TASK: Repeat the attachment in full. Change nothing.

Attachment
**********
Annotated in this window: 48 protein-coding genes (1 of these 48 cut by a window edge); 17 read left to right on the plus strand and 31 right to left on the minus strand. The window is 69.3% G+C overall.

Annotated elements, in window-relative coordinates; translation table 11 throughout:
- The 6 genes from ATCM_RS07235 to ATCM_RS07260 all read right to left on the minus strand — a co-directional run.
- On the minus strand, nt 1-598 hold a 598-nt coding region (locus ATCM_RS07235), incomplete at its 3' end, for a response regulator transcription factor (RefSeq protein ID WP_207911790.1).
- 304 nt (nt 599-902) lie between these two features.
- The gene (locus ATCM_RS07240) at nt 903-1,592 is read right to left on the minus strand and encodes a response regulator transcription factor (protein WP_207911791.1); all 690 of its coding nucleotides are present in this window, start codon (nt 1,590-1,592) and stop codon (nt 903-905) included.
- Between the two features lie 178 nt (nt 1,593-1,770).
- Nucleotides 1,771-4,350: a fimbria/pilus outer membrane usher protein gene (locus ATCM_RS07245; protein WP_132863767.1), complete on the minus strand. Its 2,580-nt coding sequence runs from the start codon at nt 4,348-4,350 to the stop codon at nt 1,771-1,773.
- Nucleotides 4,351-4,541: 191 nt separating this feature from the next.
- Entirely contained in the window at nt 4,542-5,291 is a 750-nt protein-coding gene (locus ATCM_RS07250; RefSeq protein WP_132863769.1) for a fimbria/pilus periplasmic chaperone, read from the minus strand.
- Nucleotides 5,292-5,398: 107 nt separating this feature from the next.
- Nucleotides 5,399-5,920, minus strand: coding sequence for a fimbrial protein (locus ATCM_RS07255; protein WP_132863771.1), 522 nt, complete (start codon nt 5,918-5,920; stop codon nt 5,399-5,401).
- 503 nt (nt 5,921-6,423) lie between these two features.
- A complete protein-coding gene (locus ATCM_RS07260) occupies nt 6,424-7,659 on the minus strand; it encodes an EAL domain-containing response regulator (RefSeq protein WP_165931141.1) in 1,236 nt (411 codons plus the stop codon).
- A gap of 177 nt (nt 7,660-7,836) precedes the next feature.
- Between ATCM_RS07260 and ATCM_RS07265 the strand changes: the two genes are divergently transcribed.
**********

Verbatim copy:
Annotated in this window: 48 protein-coding genes (1 of these 48 cut by a window edge); 17 read left to right on the plus strand and 31 right to left on the minus strand. The window is 69.3% G+C overall.

Annotated elements, in window-relative coordinates; translation table 11 throughout:
- The 6 genes from ATCM_RS07235 to ATCM_RS07260 all read right to left on the minus strand — a co-directional run.
- On the minus strand, nt 1-598 hold a 598-nt coding region (locus ATCM_RS07235), incomplete at its 3' end, for a response regulator transcription factor (RefSeq protein ID WP_207911790.1).
- 304 nt (nt 599-902) lie between these two features.
- The gene (locus ATCM_RS07240) at nt 903-1,592 is read right to left on the minus strand and encodes a response regulator transcription factor (protein WP_207911791.1); all 690 of its coding nucleotides are present in this window, start codon (nt 1,590-1,592) and stop codon (nt 903-905) included.
- Between the two features lie 178 nt (nt 1,593-1,770).
- Nucleotides 1,771-4,350: a fimbria/pilus outer membrane usher protein gene (locus ATCM_RS07245; protein WP_132863767.1), complete on the minus strand. Its 2,580-nt coding sequence runs from the start codon at nt 4,348-4,350 to the stop codon at nt 1,771-1,773.
- Nucleotides 4,351-4,541: 191 nt separating this feature from the next.
- Entirely contained in the window at nt 4,542-5,291 is a 750-nt protein-coding gene (locus ATCM_RS07250; RefSeq protein WP_132863769.1) for a fimbria/pilus periplasmic chaperone, read from the minus strand.
- Nucleotides 5,292-5,398: 107 nt separating this feature from the next.
- Nucleotides 5,399-5,920, minus strand: coding sequence for a fimbrial protein (locus ATCM_RS07255; protein WP_132863771.1), 522 nt, complete (start codon nt 5,918-5,920; stop codon nt 5,399-5,401).
- 503 nt (nt 5,921-6,423) lie between these two features.
- A complete protein-coding gene (locus ATCM_RS07260) occupies nt 6,424-7,659 on the minus strand; it encodes an EAL domain-containing response regulator (RefSeq protein WP_165931141.1) in 1,236 nt (411 codons plus the stop codon).
- A gap of 177 nt (nt 7,660-7,836) precedes the next feature.
- Between ATCM_RS07260 and ATCM_RS07265 the strand changes: the two genes are divergently transcribed.